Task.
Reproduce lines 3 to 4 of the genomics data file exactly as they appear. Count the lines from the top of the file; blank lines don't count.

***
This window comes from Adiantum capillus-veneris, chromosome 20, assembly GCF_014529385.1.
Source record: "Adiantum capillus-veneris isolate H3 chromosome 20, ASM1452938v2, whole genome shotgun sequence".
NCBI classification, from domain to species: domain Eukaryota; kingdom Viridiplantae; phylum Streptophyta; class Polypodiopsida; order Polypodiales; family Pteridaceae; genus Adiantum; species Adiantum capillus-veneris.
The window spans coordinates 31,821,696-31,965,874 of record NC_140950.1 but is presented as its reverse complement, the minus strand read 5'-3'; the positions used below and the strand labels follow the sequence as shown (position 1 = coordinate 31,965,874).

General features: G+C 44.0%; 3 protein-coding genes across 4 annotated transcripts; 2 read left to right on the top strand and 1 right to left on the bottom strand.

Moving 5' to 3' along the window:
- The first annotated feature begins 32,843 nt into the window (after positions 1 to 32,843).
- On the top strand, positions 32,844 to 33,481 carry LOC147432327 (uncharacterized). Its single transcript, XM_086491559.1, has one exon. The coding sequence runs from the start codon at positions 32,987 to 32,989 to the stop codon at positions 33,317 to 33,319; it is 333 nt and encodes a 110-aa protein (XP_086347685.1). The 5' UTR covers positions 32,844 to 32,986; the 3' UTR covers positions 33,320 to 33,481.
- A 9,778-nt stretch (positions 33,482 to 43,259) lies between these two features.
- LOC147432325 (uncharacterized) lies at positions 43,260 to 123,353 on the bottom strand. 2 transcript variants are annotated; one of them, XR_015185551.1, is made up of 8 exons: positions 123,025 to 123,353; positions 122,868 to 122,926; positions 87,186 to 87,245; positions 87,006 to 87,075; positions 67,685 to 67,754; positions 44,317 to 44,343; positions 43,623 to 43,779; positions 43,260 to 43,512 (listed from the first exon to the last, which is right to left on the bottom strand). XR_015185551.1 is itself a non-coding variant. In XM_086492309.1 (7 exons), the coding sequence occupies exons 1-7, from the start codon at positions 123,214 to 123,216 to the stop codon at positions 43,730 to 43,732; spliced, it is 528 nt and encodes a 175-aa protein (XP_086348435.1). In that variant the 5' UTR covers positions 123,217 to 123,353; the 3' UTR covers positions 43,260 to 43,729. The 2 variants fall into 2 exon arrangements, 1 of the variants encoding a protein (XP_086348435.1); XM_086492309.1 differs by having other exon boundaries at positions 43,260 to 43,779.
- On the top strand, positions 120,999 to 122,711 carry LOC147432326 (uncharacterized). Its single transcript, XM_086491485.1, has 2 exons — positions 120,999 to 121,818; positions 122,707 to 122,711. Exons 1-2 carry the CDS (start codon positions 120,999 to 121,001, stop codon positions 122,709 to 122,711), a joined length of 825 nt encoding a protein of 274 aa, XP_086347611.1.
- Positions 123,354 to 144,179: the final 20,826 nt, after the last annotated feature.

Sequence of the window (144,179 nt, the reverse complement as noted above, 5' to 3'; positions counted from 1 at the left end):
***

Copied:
NCBI classification, from domain to species: domain Eukaryota; kingdom Viridiplantae; phylum Streptophyta; class Polypodiopsida; order Polypodiales; family Pteridaceae; genus Adiantum; species Adiantum capillus-veneris.
The window spans coordinates 31,821,696-31,965,874 of record NC_140950.1 but is presented as its reverse complement, the minus strand read 5'-3'; the positions used below and the strand labels follow the sequence as shown (position 1 = coordinate 31,965,874).